Another way is for the hardware to write directly to the main memory. This is very efficient for transfering large amounts of data, and can be used in the other direction too (to read from the main memory). However, the software still has to know when the transfer is finished.

The last way is interrupts. The CPU receives an interrupt request, together with the interrupt number. The CPU interrupts (thus the name) what it was doing, and switches to another part of the code (which part depends on the interrupt number). Usually each hardware corresponds to a single interrupt number, but interrupt numbers are often shared by several interrupt sources. There are also special kinds of interrupt which do not have a number; for instance, the NMI.


For a practical example, let's take a simple network interface card. This network card has a set of registers, which can be acessed either via I/O ports or memory-mapped I/O. It can also read from and write to the main memory, and has an interrupt pin.

To send a packet to the network, the network card driver first writes the full packet to the memory, at an address aligned to a multiple of 4 bytes. It then writes to a couple of registers on the network interface card, telling it the memory address, the packet size, and some other information. The network card then reads the packet from the memory, sends it to the network, and signals the interrupt. The interrupt controller (a separate piece of hardware) sends the interrupt request to the CPU and tells it the interrupt number. In the interrupt handler, the driver reads a register from the card which tells it the interrupt was about a packet being sent, reads another register to find out which packet was sent, and knows it can now reuse the memory where it had written the packet.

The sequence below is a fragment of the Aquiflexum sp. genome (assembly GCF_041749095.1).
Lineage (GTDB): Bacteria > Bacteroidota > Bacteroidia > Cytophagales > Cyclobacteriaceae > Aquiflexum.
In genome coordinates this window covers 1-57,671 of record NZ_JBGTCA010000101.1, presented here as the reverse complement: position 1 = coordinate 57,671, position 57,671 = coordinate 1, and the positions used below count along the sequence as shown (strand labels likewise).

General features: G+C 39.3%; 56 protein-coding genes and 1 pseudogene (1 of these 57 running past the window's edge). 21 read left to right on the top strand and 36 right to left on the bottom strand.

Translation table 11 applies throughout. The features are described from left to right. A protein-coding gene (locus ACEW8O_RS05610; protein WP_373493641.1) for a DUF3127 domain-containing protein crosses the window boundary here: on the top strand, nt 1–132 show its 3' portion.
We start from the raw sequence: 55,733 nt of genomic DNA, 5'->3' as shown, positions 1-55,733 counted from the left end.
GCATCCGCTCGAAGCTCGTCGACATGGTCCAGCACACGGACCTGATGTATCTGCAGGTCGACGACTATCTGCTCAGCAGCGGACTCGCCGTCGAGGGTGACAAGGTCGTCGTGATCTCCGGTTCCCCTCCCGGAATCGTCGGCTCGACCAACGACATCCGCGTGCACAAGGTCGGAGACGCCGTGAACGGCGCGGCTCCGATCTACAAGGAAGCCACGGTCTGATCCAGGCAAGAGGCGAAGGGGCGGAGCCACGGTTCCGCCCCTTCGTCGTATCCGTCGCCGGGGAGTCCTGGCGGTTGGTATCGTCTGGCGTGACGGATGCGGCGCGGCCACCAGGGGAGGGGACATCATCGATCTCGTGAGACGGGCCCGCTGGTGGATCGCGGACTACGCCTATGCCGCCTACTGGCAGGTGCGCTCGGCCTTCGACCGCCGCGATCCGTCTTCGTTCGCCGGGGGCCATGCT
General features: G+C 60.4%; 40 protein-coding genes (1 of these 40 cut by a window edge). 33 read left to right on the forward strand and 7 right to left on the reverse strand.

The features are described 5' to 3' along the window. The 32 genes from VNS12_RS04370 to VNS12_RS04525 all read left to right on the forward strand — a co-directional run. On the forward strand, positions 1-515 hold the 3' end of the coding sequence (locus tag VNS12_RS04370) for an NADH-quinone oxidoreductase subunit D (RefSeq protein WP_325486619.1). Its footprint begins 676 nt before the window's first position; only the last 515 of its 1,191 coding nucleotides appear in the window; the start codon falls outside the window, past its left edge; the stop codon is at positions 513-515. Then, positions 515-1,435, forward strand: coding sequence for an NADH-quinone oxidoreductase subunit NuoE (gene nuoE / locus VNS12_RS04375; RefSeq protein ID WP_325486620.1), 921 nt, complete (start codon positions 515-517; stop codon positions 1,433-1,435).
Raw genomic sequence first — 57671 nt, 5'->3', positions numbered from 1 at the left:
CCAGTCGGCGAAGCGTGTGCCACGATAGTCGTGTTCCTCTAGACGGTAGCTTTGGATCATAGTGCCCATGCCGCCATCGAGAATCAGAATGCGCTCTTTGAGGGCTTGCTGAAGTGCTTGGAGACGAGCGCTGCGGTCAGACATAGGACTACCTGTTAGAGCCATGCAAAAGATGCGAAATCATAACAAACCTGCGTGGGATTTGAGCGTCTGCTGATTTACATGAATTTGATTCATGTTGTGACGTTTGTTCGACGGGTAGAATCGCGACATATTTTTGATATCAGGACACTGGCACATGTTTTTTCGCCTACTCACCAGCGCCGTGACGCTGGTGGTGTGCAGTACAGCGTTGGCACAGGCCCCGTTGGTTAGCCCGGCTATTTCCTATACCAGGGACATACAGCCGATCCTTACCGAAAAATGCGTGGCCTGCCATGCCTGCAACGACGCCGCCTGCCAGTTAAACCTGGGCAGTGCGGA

To receive packets from the network, the network card driver allocates a block of memory to be used as storage for the packets, and writes several registers on the card telling it the memory address of the block of memory, its size, and some other information. When a packet is received from the network, the network card writes it to that block of memory, together with the packet's size and some other information. It updates some registers which tell both it and the driver how much free space is there in that block of memory, where the free space begins, and where the used space begins (the buffer is circular, so after getting to the end it rolls over to the beginning). Finally, it signals its interrupt. The driver will read the registers and the memory to obtain the packet(s), and will update the registers to tell the card that space is now free again.

There are other things the card can tell the driver by writing its registers and signalling an interrupt; for instance, that the network cable was unplugged, that there was a transmission error, and so on.